I was recently sitting outside a local bagel shop in New Jersey when three 20-ish guys walked by, all sporting long hair to their shoulders. Two of them were wearing Zildjian cymbals T-shirts, so I could safely assume, on some level, they were telegraphing to the world that they were musicians. Little do they know their chosen hairstyle is 60 years old this week. Still so closely associated with rock, long hair has had its meaning change over the years, but its resilience is now chugging along in its seventh generation.
Like so many of today’s popular musical staples, the Beatles invented long hair for the masses. There was a time when the band was such a fresh and hip sensation (circa 1963-64), that they were better known broadly for their hairstyle than their music. This was rooted in a two-week spur-of-the-moment hitchhiking vacation taken by John Lennon and Paul McCartney. No one at the time would have thought this would create a 60-year phenomenon.
John had received an amazing amount of money from his Aunt Elizabeth for his 21st birthday. It was 100 British Pounds, more money than he or Paul had ever seen, much less held in their hands. By hitchhiking, this money could get them to Spain and back, via a couple of nights in Paris.
This whim came upon the two just as their playing itinerary was full. But it was also a period where boredom was setting in, as the excitement of being the top band in Liverpool was wearing thin. As they didn’t have a “ral” manager at this point (drummer Pete Best’s mother, Mona Best, was making the booking calls), they basically said “lump it” to Pete, their respective girlfriends, and one George Harrison. The guitarist was quite angered that he was not even asked to go along, (although George knew he couldn’t afford to join them) and was riled that their time away meant he would have no income for two weeks. The ironic bit of this story was that John and Paul would never actually see Spain.
Jürgen Vollmer was an aspiring photographer, and along with Klaus Voormann and Astrid Kirchherr, part of a group of German fans who embraced and befriended the Beatles during their multiple gigs in Hamburg. Since meeting him a year earlier, the Beatles admired Jürgen’s keen sense of dress and experimentation with the latest Paris fashions. Jürgen would eventually move to Paris, just months before John and Paul’s planned two-day stop-off to the city. It was a perfect opportunity to see an old friend while experiencing the social capital of the French.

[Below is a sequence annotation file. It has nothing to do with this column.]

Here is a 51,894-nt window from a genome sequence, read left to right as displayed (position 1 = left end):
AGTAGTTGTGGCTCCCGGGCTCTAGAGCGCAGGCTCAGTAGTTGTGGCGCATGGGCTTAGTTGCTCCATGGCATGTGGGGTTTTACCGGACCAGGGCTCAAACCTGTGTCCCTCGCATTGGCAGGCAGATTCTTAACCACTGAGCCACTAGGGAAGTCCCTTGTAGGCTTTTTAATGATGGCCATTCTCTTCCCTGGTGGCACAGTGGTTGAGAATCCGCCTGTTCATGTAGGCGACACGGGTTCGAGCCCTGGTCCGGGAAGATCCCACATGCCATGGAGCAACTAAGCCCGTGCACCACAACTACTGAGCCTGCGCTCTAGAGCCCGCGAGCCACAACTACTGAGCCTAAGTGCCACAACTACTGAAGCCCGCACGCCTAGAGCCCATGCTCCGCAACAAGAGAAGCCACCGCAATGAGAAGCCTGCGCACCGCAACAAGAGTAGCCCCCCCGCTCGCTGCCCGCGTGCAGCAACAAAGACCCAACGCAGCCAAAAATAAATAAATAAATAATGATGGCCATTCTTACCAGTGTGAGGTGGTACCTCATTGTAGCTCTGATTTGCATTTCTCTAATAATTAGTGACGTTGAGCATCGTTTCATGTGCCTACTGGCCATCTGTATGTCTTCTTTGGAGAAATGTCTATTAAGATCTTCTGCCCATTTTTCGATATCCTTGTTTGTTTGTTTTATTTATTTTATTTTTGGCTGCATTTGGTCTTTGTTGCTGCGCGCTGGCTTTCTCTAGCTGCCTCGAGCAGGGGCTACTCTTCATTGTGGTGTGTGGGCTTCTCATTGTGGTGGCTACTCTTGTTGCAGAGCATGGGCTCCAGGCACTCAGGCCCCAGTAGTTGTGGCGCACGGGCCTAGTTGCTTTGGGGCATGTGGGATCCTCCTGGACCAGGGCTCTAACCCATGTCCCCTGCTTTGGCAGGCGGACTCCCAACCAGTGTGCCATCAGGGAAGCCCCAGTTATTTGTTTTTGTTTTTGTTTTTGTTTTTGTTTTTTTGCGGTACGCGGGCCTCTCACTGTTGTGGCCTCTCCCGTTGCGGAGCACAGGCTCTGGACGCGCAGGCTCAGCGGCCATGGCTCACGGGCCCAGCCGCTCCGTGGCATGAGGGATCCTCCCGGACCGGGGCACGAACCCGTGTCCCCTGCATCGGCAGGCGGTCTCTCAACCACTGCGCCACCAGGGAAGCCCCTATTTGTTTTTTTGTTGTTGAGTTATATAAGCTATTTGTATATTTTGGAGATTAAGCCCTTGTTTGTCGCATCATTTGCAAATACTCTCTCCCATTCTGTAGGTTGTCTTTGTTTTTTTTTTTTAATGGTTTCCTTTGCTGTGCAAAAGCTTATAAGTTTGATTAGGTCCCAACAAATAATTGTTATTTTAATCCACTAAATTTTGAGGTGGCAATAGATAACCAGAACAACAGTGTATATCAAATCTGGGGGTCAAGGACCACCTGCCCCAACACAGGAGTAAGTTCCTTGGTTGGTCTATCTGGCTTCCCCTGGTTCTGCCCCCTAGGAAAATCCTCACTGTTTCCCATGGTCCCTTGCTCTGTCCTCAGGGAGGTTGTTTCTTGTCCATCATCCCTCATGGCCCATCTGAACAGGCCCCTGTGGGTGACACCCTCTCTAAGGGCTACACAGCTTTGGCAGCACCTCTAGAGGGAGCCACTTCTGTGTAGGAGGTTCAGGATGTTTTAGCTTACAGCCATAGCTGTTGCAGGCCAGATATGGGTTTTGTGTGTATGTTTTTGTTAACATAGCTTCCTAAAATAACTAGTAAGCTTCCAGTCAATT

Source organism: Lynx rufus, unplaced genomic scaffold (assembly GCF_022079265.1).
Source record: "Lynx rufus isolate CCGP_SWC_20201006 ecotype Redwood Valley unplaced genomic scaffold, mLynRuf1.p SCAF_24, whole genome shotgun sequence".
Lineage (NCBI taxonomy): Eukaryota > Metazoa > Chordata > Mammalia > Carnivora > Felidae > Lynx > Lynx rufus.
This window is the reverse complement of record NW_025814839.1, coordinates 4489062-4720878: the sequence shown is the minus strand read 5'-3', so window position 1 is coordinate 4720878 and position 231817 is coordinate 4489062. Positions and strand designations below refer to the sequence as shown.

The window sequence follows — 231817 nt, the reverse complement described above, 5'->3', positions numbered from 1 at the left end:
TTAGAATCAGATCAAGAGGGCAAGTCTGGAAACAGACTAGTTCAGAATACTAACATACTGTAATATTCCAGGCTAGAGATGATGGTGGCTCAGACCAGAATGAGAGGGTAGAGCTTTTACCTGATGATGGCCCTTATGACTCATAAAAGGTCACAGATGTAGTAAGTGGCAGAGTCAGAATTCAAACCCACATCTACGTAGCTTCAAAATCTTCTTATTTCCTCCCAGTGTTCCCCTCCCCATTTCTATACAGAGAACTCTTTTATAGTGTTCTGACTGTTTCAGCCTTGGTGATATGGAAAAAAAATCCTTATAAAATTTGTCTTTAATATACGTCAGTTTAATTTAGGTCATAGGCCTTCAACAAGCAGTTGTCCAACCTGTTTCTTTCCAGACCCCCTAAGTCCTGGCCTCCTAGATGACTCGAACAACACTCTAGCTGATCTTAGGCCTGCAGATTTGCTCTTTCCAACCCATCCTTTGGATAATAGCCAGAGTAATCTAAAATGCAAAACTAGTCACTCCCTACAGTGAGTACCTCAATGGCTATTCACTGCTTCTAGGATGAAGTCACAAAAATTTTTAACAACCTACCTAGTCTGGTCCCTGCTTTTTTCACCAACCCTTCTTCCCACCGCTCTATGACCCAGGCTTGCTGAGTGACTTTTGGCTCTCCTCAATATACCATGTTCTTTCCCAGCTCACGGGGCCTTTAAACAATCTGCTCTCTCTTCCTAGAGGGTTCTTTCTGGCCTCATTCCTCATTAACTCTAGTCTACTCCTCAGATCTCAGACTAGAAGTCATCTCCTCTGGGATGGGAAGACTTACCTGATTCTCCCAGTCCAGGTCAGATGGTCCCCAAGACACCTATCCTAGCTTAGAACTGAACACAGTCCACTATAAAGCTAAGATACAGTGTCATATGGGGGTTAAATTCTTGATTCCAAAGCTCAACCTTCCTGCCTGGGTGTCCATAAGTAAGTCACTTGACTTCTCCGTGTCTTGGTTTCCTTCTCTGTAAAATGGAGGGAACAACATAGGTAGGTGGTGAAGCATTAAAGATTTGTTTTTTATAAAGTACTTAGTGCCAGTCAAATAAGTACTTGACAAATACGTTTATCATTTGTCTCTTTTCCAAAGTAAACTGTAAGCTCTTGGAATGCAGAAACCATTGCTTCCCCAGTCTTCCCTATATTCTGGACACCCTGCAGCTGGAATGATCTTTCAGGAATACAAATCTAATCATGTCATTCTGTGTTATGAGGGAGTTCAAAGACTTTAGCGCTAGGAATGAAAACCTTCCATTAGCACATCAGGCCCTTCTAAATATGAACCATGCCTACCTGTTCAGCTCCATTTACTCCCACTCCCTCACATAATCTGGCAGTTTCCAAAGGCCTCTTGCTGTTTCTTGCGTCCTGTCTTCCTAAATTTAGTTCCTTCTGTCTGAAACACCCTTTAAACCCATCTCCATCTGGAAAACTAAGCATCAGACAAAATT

Meeting at the flea-bitten place on the Left Bank (Hotel de Beaune) where he was staying, Jürgen soon found his reserved German personality challenged by two boisterous English tourists demanding to be shown everything that was going on in the city. “John and Paul liked all the girls!” Jürgen would recall. “They loved the style of what I called ‘the bohemian beauties,’ the pseudo existentialists, girls who looked the part but didn’t subscribe to the ideas.” Conversely, the Paris girls didn’t necessarily like John and Paul. “[They] had their Elvis (pompadour) hair and leather jackets, and they really stuck out.”
Perhaps due to the local’s rejection of their style, or maybe it was their envy of Jürgen’s clothing (that included shoes known as half-boots, soon to become the famous Beatle boots), John and Paul inquired about his hairstyle. Jürgen wore his hair down in front, clean with no greasy oil to slick things down, in a bowl-like comb-down and a little to the side with diagonal parting. Paul called it “a kind of long-haired Hitler thing.” Now with their Paris stay running overtime, (well into its second week), they asked Jürgen if he would consider cutting and restyling their own hair to look like his. So there in his upper floor room at the Hotel de Beaune, the Beatle haircut was born on October 12 or 13, 1961. Paul went first, with their collective locks swept under the bed to keep the housekeepers from knowing Jürgen had two non-paying visitors.